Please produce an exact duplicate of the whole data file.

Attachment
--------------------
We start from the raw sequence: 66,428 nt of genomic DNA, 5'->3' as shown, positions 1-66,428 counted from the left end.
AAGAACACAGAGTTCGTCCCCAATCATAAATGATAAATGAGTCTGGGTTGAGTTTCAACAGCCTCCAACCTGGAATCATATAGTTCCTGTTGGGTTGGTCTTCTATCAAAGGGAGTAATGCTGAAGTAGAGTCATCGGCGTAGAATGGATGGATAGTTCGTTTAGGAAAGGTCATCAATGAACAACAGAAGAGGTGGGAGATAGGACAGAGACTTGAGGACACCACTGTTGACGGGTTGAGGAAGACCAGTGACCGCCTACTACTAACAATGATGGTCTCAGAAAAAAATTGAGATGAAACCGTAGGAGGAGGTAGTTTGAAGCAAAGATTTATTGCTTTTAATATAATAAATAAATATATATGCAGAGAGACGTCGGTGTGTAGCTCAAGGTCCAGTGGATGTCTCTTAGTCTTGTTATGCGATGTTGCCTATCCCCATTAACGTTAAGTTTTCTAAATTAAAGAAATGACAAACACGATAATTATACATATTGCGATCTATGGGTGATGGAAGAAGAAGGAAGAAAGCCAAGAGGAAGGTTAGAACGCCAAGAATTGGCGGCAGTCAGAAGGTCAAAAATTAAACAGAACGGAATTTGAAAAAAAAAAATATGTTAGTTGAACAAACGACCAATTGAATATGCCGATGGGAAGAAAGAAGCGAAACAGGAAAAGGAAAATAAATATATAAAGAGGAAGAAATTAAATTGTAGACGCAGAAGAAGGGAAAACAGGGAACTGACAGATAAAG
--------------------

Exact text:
We start from the raw sequence: 66,428 nt of genomic DNA, 5'->3' as shown, positions 1-66,428 counted from the left end.
AAGAACACAGAGTTCGTCCCCAATCATAAATGATAAATGAGTCTGGGTTGAGTTTCAACAGCCTCCAACCTGGAATCATATAGTTCCTGTTGGGTTGGTCTTCTATCAAAGGGAGTAATGCTGAAGTAGAGTCATCGGCGTAGAATGGATGGATAGTTCGTTTAGGAAAGGTCATCAATGAACAACAGAAGAGGTGGGAGATAGGACAGAGACTTGAGGACACCACTGTTGACGGGTTGAGGAAGACCAGTGACCGCCTACTACTAACAATGATGGTCTCAGAAAAAAATTGAGATGAAACCGTAGGAGGAGGTAGTTTGAAGCAAAGATTTATTGCTTTTAATATAATAAATAAATATATATGCAGAGAGACGTCGGTGTGTAGCTCAAGGTCCAGTGGATGTCTCTTAGTCTTGTTATGCGATGTTGCCTATCCCCATTAACGTTAAGTTTTCTAAATTAAAGAAATGACAAACACGATAATTATACATATTGCGATCTATGGGTGATGGAAGAAGAAGGAAGAAAGCCAAGAGGAAGGTTAGAACGCCAAGAATTGGCGGCAGTCAGAAGGTCAAAAATTAAACAGAACGGAATTTGAAAAAAAAAAATATGTTAGTTGAACAAACGACCAATTGAATATGCCGATGGGAAGAAAGAAGCGAAACAGGAAAAGGAAAATAAATATATAAAGAGGAAGAAATTAAATTGTAGACGCAGAAGAAGGGAAAACAGGGAACTGACAGATAAAG